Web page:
Quality Talk improves students’ writing, study shows

By Jessica Buterbaugh
August 04, 2016

After developing Quality Talk in 2002, Penn State Professor of Education P. Karen Murphy has continued researching and expanding the teacher-facilitated discussion instructional approach to advance the academic skills of school-aged children. In a recent project that spanned three years, she found that Quality Talk not only is a successful intervention for comprehension of text, it also increases students’ ability to do argumentative writing.

Designed to promote high-level comprehension, Quality Talk teaches students to generate oral arguments through small-group discussions. The discussions are facilitated by teachers who have been guided and coached by the researchers, but the teachers share control of the discussion with the students. As students’ comprehension increases, the teacher becomes a participant-observer and gradually releases control to the students so that they may participate in self-guided and open dialogue.

“The idea of Quality Talk is that students are going to talk about evidence, weigh that evidence and help each other come to what we call an ‘examined understanding,’” Murphy said. “So if they can do that orally, we thought that it might transfer to their writing, too. And, it did.”

“Being able to do argumentative writing is one of the key components of the Common Core standards. So teachers and schools are particularly interested in students not just being able to do oral argumentation, which is part of the standards, but also to be able to do that in writing.”

-- P. Karen Murphy, professor of education

Murphy, along with colleagues at Penn State and University of North Carolina at Chapel Hill, worked with two fifth-grade classrooms for one academic year to complete two studies — one in the fall and one in the spring. In the first study, the teachers held weekly Quality Talk discussions focusing on the discourse elements of questioning and argumentation. After each discussion, students were required to independently respond to a writing prompt based on the discussion. In the second study, which followed a quasi-experimental design, both teachers continued the original Quality Talk curriculum while one teacher also added an argumentative writing component.

“We had writing assessments at mid-year after the first study and then again at the end of the year after the second study,” said Carla Firetto, a post-doctoral scholar on the project. “We found that there was a small increase in students’ writing after teachers implemented the original Quality Talk curriculum. But in the class where the teacher implemented the writing intervention, students’ argumentative writing doubled.”

This is important, she said, because many schools have a desire to increase their students’ writing skills and the ability to read text, think about the evidence presented in the text, make reasoned decisions and express those decisions in writing. These are areas of difficulty for many students.

“Being able to do argumentative writing is one of the key components of the Common Core standards,” Murphy said. “So teachers and schools are particularly interested in students not just being able to do oral argumentation, which is part of the standards, but also to be able to do that in writing.”

While small group discussions create a collaborative environment of understanding, writing requires students to make decisions independently, she explained.

“The writing outcome allows the students to show how much they have processed the information from a discussion and how much they can make reasoned arguments on their own,” Murphy said.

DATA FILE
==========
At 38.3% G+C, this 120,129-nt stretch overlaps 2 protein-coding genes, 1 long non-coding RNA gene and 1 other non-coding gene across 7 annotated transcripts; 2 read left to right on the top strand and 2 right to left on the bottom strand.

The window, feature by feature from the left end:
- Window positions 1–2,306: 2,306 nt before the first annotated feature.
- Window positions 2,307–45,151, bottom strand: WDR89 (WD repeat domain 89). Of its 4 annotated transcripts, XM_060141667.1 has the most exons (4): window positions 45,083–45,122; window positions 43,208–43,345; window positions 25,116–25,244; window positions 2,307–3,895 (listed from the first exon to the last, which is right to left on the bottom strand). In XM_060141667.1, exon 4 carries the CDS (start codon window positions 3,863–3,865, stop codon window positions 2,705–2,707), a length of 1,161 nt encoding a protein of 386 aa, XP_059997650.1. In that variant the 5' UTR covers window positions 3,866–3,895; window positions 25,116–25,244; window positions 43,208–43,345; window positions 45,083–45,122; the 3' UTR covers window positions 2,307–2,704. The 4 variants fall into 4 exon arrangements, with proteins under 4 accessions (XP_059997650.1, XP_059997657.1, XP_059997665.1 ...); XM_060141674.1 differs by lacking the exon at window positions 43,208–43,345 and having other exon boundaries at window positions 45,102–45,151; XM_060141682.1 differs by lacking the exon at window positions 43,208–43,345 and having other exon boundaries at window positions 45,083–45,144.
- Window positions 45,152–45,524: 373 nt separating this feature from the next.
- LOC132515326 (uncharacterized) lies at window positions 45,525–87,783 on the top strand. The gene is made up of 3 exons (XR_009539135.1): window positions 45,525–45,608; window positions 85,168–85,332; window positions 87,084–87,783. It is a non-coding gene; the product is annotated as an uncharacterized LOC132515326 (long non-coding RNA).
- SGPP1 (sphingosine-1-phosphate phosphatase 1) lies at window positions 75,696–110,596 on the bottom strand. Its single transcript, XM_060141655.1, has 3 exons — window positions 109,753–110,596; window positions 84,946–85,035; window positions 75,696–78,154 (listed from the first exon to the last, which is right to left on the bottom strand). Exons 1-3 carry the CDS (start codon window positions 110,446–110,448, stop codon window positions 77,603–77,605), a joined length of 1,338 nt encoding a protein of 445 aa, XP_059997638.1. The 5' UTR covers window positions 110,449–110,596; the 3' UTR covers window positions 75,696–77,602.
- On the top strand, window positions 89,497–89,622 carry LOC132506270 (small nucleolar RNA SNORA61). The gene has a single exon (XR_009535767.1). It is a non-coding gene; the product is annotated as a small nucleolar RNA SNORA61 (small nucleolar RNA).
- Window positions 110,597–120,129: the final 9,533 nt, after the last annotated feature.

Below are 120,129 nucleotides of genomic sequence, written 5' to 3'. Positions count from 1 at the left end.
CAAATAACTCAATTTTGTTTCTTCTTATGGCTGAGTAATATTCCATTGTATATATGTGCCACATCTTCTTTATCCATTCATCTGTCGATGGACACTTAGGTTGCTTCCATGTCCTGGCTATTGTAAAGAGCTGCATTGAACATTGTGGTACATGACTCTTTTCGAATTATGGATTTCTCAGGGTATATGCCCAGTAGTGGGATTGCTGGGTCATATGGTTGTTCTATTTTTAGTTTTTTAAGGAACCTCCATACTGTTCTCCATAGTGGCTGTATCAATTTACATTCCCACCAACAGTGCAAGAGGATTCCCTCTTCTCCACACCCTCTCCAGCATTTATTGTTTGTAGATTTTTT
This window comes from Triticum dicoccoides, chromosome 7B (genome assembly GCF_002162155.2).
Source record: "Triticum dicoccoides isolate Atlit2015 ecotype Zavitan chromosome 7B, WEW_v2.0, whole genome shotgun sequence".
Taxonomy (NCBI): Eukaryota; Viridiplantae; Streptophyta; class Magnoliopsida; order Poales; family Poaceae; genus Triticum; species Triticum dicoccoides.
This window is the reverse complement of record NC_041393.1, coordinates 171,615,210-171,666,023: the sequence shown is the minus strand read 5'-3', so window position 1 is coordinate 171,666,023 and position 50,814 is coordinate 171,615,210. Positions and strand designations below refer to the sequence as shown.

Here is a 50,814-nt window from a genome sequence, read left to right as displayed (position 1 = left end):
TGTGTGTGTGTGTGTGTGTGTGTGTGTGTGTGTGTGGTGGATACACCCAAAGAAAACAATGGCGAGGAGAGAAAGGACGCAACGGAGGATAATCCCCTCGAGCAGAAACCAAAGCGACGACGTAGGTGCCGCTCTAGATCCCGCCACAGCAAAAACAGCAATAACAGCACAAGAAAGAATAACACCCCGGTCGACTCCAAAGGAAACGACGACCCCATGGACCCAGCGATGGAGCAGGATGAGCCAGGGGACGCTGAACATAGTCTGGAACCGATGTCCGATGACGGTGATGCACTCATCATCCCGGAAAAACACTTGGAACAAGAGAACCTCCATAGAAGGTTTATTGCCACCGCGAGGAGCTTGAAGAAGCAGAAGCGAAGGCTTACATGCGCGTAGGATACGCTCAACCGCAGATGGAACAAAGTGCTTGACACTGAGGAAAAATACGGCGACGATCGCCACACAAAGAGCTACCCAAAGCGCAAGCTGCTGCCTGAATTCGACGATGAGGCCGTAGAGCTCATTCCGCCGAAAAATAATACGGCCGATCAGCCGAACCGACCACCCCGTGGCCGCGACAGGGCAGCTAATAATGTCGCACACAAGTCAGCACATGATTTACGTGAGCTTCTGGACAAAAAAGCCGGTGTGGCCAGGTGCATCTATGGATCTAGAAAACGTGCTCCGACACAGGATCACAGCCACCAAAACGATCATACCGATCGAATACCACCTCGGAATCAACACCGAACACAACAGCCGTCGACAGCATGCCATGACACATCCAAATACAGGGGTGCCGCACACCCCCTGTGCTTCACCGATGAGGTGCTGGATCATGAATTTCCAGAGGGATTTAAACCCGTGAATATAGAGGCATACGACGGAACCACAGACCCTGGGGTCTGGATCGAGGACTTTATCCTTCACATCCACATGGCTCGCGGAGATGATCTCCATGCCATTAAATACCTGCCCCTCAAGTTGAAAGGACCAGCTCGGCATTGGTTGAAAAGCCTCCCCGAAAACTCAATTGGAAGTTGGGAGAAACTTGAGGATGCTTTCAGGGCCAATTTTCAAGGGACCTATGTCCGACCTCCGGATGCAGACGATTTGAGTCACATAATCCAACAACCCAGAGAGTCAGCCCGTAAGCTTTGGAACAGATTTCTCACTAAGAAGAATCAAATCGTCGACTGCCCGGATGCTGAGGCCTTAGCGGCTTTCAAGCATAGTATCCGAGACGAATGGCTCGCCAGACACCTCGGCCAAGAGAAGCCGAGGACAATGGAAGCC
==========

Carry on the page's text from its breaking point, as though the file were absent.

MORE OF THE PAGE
“There are two important things we are learning from our studies,” she said, adding that her team is concurrently working on two other projects that explore the use of Quality Talk in language arts curriculum with colleagues in South Africa and Taiwan. “Number one is that teachers are now aware that their students’ talk matters.”

When students use a particular phrase, form of evidence or ask certain kinds of questions, the teacher can use that to gauge their cognitive understanding as the discussion is unfolding, she said. “It’s not just increasing the talk that matters. It is the kind of talk that happens that matters.”

“The other thing we learned is that students need explicit instruction in what they are supposed to do in the discussions,” Murphy said. “In essence, students need instruction on how to ask deep, meaningful questions as well as on how to form and weigh claims, reasons and evidence so that they can reach examined understandings. Such skills do not come naturally.”

Traditionally, teachers follow an I-R-E (initiate, respond and evaluate) model when teaching discourse. Quality Talk differs in that students are explicitly taught how to construct meaningful, “authentic” questions such as generalization questions, analysis questions and connection questions where the students find a connection between the content and previous knowledge or personal experiences.

“Regular instruction provides a more declarative level of understanding,” Murphy said. “But Quality Talk pushes you beyond that. Quality Talk enhances students’ ability to think about, around and with text in critical and analytical ways.”

In addition to the $1.5 million Institute for Education Sciences grant that funds the Quality Talk Language Arts project, Murphy and her colleagues also were awarded a three-year, $2 million grant from the National Science Foundation to explore the use of Quality Talk in high school chemistry and physics classrooms. Quality Talk Science aligns with Next Generation Science Standards and aims to promote higher-level thinking in STEM classes through student-led class discussions. That project will conclude in 2018.

For more information about Quality Talk, visit www.qualitytalk.psu.edu.

(Media Contacts)

Last Updated July 28, 2017